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Re-examine US role in time of financial woes
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Besides being disastrous for the US, the US subprime mortgage crisis has also adversely affected China's economy. However, it also presents an opportunity for Americans to gain a more sober understanding of China.

The US subprime crisis broke out in spring 2007. It led to the Federal bailout of leading mortgage lenders Fannie Mae and Freddie Mac earlier this month. A week later, the investment bank Lehman Brothers filed for bankruptcy, and Bank of America said it would acquire Merrill Lynch lock, stock and barrel for $50 billion.

The US Treasury's intervention in the rescue of the two mortgage giants indicates that the US mortgage market is still deteriorating. According to official statistics, US property prices, as well as consumer confidence, are still falling.

A recent public survey showed that 63 percent of Americans have cut back on their spending, 78 percent are shopping less, and 52 percent have reduced their frequency of eating out. Car sales have dropped to the lowest point since 1992.

Wall Street thrives on financial innovations, but as "securities guru" Warren Buffett said, the subprime mortgage was a glass of poisonous wine concocted by the US financial industry. They not only drank it themselves but also offered it to others.

American financial institutions sold the subprime mortgages through mortgage-backed securities (MBO) and collateralized debt obligations (CDO) to their European, Japanese, Canadian, Chinese and Indian counterparts. The confirmed losses worldwide have reached $395.8 billion, while estimated losses stand at about $995 billion.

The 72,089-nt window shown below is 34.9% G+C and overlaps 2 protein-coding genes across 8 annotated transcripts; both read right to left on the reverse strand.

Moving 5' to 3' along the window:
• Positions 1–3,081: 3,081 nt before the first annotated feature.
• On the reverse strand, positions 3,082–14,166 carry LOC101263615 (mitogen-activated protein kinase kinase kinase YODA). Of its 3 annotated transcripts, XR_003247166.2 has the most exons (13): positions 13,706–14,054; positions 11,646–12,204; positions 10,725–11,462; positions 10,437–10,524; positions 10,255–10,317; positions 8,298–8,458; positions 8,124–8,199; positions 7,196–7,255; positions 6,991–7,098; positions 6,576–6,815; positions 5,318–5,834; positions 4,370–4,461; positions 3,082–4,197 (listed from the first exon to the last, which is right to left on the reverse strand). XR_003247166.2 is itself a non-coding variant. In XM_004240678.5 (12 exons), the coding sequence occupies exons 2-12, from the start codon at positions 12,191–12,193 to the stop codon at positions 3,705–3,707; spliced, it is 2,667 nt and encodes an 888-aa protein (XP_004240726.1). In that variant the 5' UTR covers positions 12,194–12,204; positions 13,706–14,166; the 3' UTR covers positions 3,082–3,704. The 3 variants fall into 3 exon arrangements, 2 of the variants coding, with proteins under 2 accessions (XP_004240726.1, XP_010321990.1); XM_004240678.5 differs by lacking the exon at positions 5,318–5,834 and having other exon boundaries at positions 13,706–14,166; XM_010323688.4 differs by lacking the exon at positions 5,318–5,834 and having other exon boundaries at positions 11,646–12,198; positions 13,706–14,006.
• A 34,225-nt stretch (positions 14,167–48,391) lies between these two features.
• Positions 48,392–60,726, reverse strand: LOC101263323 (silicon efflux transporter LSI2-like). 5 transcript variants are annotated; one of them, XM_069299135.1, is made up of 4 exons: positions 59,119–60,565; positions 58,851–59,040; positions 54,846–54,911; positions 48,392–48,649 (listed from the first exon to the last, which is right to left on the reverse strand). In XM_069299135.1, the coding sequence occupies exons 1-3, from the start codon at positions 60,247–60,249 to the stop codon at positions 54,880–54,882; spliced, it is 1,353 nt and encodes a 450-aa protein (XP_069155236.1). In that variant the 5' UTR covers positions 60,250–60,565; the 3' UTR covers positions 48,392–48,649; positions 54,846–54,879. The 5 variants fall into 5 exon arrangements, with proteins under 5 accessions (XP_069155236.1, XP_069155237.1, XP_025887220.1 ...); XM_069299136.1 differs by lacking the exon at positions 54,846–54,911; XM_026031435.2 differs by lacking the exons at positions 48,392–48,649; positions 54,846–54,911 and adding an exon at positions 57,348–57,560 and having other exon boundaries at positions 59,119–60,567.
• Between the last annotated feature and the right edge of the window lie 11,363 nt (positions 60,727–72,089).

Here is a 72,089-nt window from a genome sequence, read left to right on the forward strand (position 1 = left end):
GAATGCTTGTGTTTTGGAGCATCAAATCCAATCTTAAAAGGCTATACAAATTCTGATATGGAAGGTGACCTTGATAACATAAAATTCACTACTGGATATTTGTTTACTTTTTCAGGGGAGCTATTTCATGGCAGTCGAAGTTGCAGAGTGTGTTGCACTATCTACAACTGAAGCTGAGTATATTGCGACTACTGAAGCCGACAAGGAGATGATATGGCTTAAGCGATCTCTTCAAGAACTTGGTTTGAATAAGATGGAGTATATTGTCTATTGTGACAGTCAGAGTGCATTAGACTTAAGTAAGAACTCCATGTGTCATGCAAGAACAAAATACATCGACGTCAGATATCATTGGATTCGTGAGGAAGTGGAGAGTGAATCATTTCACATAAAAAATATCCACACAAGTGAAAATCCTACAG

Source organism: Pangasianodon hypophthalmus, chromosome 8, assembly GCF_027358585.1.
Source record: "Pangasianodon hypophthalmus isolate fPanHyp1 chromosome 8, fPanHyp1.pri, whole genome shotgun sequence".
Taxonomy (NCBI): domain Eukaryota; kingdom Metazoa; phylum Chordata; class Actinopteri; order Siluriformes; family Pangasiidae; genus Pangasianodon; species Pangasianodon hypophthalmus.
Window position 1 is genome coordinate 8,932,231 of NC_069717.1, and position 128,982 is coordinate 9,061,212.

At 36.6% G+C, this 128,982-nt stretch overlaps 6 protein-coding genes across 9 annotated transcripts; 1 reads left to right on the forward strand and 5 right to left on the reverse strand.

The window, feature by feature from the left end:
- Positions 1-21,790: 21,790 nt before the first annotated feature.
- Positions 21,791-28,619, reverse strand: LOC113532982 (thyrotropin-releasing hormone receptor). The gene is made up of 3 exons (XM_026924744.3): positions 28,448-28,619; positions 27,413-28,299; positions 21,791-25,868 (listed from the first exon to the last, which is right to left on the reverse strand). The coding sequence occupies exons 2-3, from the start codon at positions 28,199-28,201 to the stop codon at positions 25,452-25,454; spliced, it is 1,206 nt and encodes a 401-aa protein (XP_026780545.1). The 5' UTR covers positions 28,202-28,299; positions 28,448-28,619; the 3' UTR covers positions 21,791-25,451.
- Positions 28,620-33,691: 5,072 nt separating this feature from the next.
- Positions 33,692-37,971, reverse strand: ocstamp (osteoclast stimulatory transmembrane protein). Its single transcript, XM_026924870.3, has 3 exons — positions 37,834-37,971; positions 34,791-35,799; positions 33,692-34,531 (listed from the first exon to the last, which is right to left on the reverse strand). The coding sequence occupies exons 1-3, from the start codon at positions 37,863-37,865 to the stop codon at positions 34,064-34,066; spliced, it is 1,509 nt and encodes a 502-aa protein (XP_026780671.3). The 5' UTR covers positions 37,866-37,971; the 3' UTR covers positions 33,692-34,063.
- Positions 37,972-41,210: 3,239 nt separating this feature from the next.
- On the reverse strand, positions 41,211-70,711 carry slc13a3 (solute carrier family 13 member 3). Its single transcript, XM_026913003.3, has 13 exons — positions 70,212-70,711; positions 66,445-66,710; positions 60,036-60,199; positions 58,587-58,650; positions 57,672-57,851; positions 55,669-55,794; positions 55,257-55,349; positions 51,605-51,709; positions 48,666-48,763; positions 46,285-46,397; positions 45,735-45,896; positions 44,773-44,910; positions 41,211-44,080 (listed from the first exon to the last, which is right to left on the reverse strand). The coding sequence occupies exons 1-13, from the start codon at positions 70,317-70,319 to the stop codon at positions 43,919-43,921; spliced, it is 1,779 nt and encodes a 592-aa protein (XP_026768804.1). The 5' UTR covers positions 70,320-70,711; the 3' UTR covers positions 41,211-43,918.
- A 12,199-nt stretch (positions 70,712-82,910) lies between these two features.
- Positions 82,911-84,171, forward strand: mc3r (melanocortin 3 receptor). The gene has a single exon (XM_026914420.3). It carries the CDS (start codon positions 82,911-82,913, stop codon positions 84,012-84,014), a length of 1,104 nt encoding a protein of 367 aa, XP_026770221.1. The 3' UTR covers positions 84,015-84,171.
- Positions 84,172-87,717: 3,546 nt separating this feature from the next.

A World Bank senior expert has warned that the US subprime crisis could drag the world economy into a depression. There is no doubt the US subprime meltdown has had a tremendous impact on China, especially on China's exports. But it is the country's banks that bought MBOs and CDOs that have suffered the most losses.

Former US ambassador to China Jim Sasser once told me that the US subprime disaster could actually prove to be a good thing for China because it will make Americans realize that the cause of their country's economic woes was of their own making rather than the renminbi exchange rate. This has reduced the political pressure on China.

In the past few years the US Congress has passed many bills trying to force China to raise the exchange rate of its currency against the US dollar. Some lawmakers have alleged that the renminbi's low exchange rate caused the US economic imbalance.

Now we know the real cause. Where were all the financial experts when the US economy deteriorated to its current state? Shouldn't US economic regulators be held responsible for this mess, too?

At the fourth China-US Strategic Economic Dialogue in June, the two sides did not discuss the renminbi exchange rate but focused on cooperation in energy resources, environmental protection and mutual economic investment instead.

Forcing renminbi to appreciate will not be a key issue for the US side when it prepares for the fifth China-US Strategic Economic Dialogue. That, to a certain extent, can help reduce the pressure on China's foreign trade.

Sino-US relations perfectly illustrate the saying "no pain no gain", as the two sides learn a little more about their responsibilities and duties while trying to fine-tune their relationship after each major crisis over the years. The subprime mortgage crisis has played that role, too.

While minimizing the adverse effects of the US subprime crisis as much as possible, China needs to maintain its stand and uphold its national interest on the world economic stage.

US President George W Bush said about the current crisis that there is no doubt Wall Street got drunk and is still in a hangover right now. "The question is, how long will it sober up and not try to do all these fancy financial instruments?"

If the US wants to convince the world that the current economic downturn was caused by some "unintended missteps" now is the perfect time to take the responsibility for the subprime fiasco. There just might be something good coming out of this economic calamity if the US proves it is as responsible as it claims to be.

The author,  Zhou Shijian, is a senior researcher with Tsinghua University's Center for China-US Relations Studies.

(China Daily September 17, 2008)

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